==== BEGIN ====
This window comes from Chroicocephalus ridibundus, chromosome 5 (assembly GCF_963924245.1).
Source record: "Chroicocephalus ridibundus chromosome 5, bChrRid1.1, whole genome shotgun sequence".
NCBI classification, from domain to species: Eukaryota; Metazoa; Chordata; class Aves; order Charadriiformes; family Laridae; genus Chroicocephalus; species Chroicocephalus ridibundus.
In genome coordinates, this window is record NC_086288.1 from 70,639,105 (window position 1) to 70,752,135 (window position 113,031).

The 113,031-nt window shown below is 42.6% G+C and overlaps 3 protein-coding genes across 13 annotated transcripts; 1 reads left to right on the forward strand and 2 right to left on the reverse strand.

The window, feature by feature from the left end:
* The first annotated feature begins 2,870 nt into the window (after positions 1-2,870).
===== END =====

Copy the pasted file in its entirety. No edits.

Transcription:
This window comes from Chroicocephalus ridibundus, chromosome 5 (assembly GCF_963924245.1).
Source record: "Chroicocephalus ridibundus chromosome 5, bChrRid1.1, whole genome shotgun sequence".
NCBI classification, from domain to species: Eukaryota; Metazoa; Chordata; class Aves; order Charadriiformes; family Laridae; genus Chroicocephalus; species Chroicocephalus ridibundus.
In genome coordinates, this window is record NC_086288.1 from 70,639,105 (window position 1) to 70,752,135 (window position 113,031).

The 113,031-nt window shown below is 42.6% G+C and overlaps 3 protein-coding genes across 13 annotated transcripts; 1 reads left to right on the forward strand and 2 right to left on the reverse strand.

The window, feature by feature from the left end:
* The first annotated feature begins 2,870 nt into the window (after positions 1-2,870).